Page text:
There are five recognized virus species:
File viruses infect programme files. These viruses usually infect executable code, such as .com and .exe files. They can infect other files when an infected programme is run from a floppy disk, the hard disk or from the network. Many of these viruses are memory-resistant. After memory is infected, any uninfected executable file is infected. Examples of well-known file viruses are Jerusalem and Cascade.
Startup sector viruses:
Startup viruses infect the system area of a disk, that is, the boot record of floppies and hard disks. All floppy disks and hard disks, including disks containing only data, contain a small programme in the boot record that is executed when the computer is started. Boot viruses attach themselves to this part of the disk and spring into action when the user tries to boot the computer from the infected disk. These viruses are always memory resident. Most were written for DOS, but all computers independent of the operating system used are possible targets for this type of virus. All it takes to get infected is an attempt to boot your computer with an infected floppy disk. After this, because the virus remains in memory, all non-write-protected floppy disks are infected when the floppy disk drive is accessed. Examples of boot sector viruses include Form, Disk Killer, Michelangelo, and Stoned.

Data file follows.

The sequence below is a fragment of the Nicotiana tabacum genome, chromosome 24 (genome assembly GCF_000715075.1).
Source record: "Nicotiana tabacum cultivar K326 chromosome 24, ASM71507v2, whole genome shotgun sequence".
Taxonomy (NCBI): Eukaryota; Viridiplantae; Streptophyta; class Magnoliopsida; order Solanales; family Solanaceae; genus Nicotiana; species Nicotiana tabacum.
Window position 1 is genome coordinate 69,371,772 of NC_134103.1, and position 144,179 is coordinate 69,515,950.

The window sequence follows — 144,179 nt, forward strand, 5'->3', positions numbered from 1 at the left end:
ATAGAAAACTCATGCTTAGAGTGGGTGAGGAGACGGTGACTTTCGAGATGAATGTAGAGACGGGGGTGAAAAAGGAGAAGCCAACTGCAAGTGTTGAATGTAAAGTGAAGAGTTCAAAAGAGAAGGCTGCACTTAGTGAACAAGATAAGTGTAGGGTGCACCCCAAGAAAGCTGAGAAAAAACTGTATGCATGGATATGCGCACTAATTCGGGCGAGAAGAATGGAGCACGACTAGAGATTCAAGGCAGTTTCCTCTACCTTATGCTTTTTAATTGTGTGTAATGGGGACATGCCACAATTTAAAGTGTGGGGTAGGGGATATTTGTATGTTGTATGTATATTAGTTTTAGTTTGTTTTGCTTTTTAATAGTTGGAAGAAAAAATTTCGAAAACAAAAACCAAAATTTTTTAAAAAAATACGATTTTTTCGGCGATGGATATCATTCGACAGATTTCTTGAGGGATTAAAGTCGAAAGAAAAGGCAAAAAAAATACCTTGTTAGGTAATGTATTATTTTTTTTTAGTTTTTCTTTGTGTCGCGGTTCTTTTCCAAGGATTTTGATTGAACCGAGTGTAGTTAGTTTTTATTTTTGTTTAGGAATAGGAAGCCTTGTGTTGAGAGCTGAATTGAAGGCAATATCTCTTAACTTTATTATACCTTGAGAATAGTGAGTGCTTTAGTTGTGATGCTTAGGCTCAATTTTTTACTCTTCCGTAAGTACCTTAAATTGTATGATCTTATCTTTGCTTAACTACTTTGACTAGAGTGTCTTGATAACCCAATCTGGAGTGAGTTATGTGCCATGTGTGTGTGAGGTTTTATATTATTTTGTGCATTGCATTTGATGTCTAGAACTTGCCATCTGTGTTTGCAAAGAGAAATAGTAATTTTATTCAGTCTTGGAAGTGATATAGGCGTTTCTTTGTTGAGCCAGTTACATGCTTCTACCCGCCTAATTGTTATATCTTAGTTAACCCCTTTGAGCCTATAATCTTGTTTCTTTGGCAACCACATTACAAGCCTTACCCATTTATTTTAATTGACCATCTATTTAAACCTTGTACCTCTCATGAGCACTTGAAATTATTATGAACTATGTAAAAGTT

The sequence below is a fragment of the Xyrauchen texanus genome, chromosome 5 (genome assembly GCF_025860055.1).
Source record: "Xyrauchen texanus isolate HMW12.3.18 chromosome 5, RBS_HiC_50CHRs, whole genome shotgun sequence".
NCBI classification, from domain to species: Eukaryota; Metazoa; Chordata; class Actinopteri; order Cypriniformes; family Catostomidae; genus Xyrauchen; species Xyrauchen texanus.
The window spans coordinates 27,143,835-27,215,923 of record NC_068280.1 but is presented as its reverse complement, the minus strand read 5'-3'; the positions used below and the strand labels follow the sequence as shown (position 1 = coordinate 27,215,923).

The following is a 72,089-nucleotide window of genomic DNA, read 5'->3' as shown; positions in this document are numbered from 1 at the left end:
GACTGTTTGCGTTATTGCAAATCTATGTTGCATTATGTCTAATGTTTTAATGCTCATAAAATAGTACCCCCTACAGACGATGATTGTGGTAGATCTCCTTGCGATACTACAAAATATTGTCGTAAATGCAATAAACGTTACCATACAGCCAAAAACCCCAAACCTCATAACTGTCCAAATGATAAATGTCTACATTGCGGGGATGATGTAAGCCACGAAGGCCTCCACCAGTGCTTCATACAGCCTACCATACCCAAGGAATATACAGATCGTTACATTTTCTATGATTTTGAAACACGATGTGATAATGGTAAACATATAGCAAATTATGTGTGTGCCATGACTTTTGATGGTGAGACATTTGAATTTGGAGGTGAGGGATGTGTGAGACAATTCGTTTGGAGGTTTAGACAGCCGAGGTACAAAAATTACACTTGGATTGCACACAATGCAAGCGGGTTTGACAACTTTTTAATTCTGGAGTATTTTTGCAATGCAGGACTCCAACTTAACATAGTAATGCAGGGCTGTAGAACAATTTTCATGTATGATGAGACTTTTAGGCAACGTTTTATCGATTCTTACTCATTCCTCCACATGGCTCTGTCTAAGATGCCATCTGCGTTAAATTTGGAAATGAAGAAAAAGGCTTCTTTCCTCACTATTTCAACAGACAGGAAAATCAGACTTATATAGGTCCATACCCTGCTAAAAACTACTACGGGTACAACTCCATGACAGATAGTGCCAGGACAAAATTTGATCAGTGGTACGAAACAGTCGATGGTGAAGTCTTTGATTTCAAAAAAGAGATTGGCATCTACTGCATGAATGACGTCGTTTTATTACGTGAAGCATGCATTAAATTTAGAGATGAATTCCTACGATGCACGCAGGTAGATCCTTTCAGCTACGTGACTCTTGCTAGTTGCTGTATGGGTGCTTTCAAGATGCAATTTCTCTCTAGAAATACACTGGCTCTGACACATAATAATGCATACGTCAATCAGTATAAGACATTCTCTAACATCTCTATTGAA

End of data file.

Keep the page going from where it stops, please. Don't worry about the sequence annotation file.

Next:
Main boot record viruses:
Main boot record viruses are memory-resistant viruses that infect disks in the same way as boot sector viruses. The difference between these two virus types lies in the location of the viral code. Main boot sector viruses usually store a copy of the real main boot record in a different location. Windows NT computer that get infected by a boot record virus or a main boot record virus do not boot. This is because the operating system approaches boot information differently from Windows 95/98. You can usually remove the virus by booting into DOS and using antivirus software if your Windows NT system is formatted with FAT partitions. If the boot partition is NTFS format, the system must be repaired using the three Windows NT boot floppies. Examples of main boot record viruses are NYB, AntiExe and Unashamed.
Multiple viruses infect both boot records and programme files. These are difficult to repair. If the startup record is repaired, but the files are not, the startup record is reinfected. The same goes for repairing the infected files. All repaired files will be reinfected if the virus is not removed from the startup record. Examples of multi-part viruses include One_Half, Emperor, Anthrax and Tequilla.
This type of virus infects data files. These are the most common viruses and they have cost companies the most money and time to fix. With the advent of Visual Basic in Microsoft Office 97, a macro virus can be written that not only infects data files but can also infect other files. Macroviruses infect Microsoft Office Word, Excel, PowerPoint and Access files. Newer variants can now also be found in other programmes. All these viruses use the internal programming language of another programme, created to allow users to automate certain tasks in that programme. Because of the ease with which these viruses can be created, there are now thousands in circulation. Examples of macro viruses include W97M.Melissa, WM.NiceDay and W97M.Groov.